The Last Fans Standing
Monday, November 26 2018
After 15 exciting bouts of boxing, New York 2018 Fight Night closed out with a bang; here’s the story of the rowdy crowd (in matching t-shirts!) who stayed ‘til the end to cheer on Max Padrid.
At a coffee shop in New York’s Flatiron neighborhood this summer, boxer Max Padrid tried to explain why the Haymakers for Hope program was so important to him.
“The thing that hit home for me,” Max said, “is that a lot of us who have friends or family members going through this terrible thing with cancer. How do you demonstrate to them that you are with them? Other than flowers and calls, what can you do to demonstrate that you are supporting them and with them and have their back no matter what happens. I think Haymakers is remarkable because it puts us, the support system, into the fight to raise money and put ourselves in something strenuous.”
Padrid was featured on this month’s NYC Fight Night card, but he’s already a seasoned pro in the fight against cancer; his mother was diagnosed with a massive meningioma in 2009. His mom’s a survivor, but the brain tumor has taken its toll on his family and Haymakers for Hope sign-ups were the perfect way for Max to keep up the fight. In the months since, he’s had quite the fanbase along for the ride.
When Du-shane Cook, a professional fighter who trains alongside Max at Mendez Boxing, first heard Max would be fighting, he experienced a wide range of emotions. “I was super excited, like tears of joy, and also not even a little nervous. I’m definitely gonna be one of the loudest people in there and I’m going to be throwing punches shadow boxing like I’m the one fighting. Let’s go my Kin is fighting let’s knock cancer the f**k out!”
Max’s sister Annie’s initial feelings on the fight were a bit more focused: “I was so mad at him. I was incredibly impressed initially at the way he was training and the commitment he had made to himself and to his ‘team,’ but he and I always discussed his NOT participating in an actual fight.” Max’s sister is fully supportive though, and once he explained more about the mission behind Haymakers, Annie says she got on board immediately. “The passion he displays for this cause, for our mom and her struggle with the devastating effects of a brain tumor, is completely inspiring.”
Max’s mom had an unexpected reaction to him getting in the ring, too. “The only times I ever lied to my mother in my life are when I was in college and kind of messing around… and when I first started boxing,” he said. “I assured her no one would ever hit me and it was just the bag. So telling her that I’m doing this fight for you, but oh by the way, actually fighting and someone’s going to be trying to hurt me... I expected her to lose it, but she is like all in. I think she’s blown away by the fact that I’m doing this for her.”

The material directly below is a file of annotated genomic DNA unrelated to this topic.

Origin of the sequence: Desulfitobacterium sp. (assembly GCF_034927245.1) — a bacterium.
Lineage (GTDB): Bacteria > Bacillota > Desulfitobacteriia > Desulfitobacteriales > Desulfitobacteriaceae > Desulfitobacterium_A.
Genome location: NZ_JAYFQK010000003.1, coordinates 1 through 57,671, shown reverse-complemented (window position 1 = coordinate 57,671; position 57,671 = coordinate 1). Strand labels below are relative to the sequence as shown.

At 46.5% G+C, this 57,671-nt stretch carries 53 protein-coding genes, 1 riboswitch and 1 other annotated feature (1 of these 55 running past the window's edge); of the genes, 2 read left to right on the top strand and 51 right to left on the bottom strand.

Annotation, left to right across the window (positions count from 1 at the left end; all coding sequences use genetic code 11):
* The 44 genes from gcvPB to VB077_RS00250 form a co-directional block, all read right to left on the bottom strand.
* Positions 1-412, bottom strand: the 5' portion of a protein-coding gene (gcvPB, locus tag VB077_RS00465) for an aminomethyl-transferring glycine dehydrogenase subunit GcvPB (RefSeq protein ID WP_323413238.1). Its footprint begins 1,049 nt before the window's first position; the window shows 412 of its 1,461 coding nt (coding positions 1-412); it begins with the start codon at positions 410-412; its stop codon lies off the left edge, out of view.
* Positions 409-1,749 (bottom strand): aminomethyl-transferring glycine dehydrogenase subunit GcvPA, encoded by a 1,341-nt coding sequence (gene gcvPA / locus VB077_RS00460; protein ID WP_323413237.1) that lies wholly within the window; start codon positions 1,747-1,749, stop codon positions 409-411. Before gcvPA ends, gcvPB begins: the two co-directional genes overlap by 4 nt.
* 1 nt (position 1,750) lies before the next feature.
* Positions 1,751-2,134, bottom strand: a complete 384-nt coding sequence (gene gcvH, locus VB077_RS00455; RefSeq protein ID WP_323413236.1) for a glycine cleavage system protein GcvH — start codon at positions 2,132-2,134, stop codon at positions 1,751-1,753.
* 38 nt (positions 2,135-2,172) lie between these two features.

In fact, most people in Max’s life were blown away by his efforts. The morning tickets went on sale, twenty-five Padrid fans bought tickets immediately, and by the time he entered stepped into the ring, he had nearly thirteen thousand dollars for the fight against cancer. As he stood backstage awaiting his ring walk, the crowd was full of his fans, wearing matching white T-shirts bearing his name.
Max predicted his friend and gym-mate Rebecca Goldberg would be cheering the loudest. She was training by his side for the entirety of his Haymakers journey. “I will be the first person in line at fight night,” said Rebecca. “The night of the event I’ll be losing my voice from cheering so loudly.”
It’s hard to know exactly whose cheers of encouragement or screams for combinations helped Max perform so well, but when he won his bout (a beautiful fight with incredible technical boxing) by unanimous decision, the room erupted with celebration. Max danced out of the ring and the crowd of white shirts in the stands danced back.
Some of the magic of Haymakers for Hope lies in the fact that boxing is such a unique, unexpected way to combat cancer. Many of the alumni who’ve stepped in the ring got love and support from all areas of their lives, but, Max’s crowd at Fight Night was special. In talking to the people in his life, its apparent that his support system is incredible, and on Fight Night they rose to the occasion of supporting him incredibly. Boxing’s a lonely sport, but you wouldn’t know it looking at family and friends around Max Padrid.
To catch Max’s exciting bout from the 2018 New York City Haymakers for Hope Fight Night, stay tuned to our YouTube channel.
WRITTEN BY STEPHANIE KENT